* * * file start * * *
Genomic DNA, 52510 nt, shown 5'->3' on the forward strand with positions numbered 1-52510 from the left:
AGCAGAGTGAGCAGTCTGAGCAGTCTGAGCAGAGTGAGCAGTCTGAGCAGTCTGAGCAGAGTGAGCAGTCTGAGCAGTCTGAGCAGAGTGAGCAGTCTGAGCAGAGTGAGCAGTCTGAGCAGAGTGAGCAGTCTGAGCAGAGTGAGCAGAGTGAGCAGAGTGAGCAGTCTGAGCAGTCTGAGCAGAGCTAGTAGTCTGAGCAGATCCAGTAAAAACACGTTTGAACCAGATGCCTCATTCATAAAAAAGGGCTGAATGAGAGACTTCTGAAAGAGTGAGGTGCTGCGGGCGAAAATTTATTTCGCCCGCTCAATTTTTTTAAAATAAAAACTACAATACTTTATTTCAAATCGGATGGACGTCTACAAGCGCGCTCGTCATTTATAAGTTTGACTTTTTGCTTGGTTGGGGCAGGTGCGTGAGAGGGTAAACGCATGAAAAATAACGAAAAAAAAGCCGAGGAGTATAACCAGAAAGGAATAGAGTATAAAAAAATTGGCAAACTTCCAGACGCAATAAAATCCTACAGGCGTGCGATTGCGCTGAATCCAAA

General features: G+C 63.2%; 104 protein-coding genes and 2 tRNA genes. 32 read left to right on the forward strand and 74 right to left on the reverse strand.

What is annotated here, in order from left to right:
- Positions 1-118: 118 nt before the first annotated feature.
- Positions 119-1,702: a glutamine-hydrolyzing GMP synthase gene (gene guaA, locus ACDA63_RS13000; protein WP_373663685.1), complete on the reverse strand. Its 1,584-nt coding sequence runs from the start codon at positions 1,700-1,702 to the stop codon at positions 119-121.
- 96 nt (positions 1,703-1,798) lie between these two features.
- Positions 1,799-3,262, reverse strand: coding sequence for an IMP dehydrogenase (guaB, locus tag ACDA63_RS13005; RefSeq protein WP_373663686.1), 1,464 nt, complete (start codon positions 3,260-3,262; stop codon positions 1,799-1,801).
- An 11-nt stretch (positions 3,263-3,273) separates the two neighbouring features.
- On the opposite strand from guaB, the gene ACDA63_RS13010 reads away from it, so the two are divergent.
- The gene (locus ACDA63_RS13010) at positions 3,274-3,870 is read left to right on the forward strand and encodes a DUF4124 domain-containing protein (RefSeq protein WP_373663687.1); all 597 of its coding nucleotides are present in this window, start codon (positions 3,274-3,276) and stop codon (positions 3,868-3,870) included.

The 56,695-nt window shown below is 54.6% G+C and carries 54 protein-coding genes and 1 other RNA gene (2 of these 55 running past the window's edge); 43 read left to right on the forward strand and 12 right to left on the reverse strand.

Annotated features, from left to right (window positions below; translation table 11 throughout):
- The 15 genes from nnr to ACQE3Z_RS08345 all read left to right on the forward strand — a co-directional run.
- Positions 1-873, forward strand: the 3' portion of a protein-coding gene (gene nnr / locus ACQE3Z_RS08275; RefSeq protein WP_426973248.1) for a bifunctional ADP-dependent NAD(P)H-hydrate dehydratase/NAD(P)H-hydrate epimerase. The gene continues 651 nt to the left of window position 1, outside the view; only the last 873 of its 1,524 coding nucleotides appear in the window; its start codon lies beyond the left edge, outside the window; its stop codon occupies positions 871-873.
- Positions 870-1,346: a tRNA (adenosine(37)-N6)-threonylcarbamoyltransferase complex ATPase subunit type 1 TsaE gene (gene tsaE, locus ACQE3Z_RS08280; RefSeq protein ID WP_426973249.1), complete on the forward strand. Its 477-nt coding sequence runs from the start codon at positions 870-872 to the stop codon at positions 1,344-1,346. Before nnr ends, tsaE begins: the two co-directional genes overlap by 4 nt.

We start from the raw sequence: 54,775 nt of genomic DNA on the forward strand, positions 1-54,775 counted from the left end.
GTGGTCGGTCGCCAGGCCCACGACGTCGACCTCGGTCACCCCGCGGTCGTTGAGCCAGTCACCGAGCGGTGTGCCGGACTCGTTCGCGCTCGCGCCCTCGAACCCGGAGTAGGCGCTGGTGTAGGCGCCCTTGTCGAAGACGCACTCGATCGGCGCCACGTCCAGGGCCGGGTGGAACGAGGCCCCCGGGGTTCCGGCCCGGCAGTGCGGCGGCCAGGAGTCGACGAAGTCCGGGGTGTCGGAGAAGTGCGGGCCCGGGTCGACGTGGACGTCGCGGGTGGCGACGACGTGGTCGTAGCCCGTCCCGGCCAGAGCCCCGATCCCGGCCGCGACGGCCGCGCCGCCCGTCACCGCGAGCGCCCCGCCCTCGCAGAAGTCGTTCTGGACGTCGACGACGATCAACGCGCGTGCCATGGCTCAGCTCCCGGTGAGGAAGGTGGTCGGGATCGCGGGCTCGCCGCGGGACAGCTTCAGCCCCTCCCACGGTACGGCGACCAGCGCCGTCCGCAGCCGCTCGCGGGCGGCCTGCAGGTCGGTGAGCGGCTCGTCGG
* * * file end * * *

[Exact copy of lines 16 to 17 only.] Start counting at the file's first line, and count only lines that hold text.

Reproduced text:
- Positions 870-1,346: a tRNA (adenosine(37)-N6)-threonylcarbamoyltransferase complex ATPase subunit type 1 TsaE gene (gene tsaE, locus ACQE3Z_RS08280; RefSeq protein ID WP_426973249.1), complete on the forward strand. Its 477-nt coding sequence runs from the start codon at positions 870-872 to the stop codon at positions 1,344-1,346. Before nnr ends, tsaE begins: the two co-directional genes overlap by 4 nt.

We start from the raw sequence: 54,775 nt of genomic DNA on the forward strand, positions 1-54,775 counted from the left end.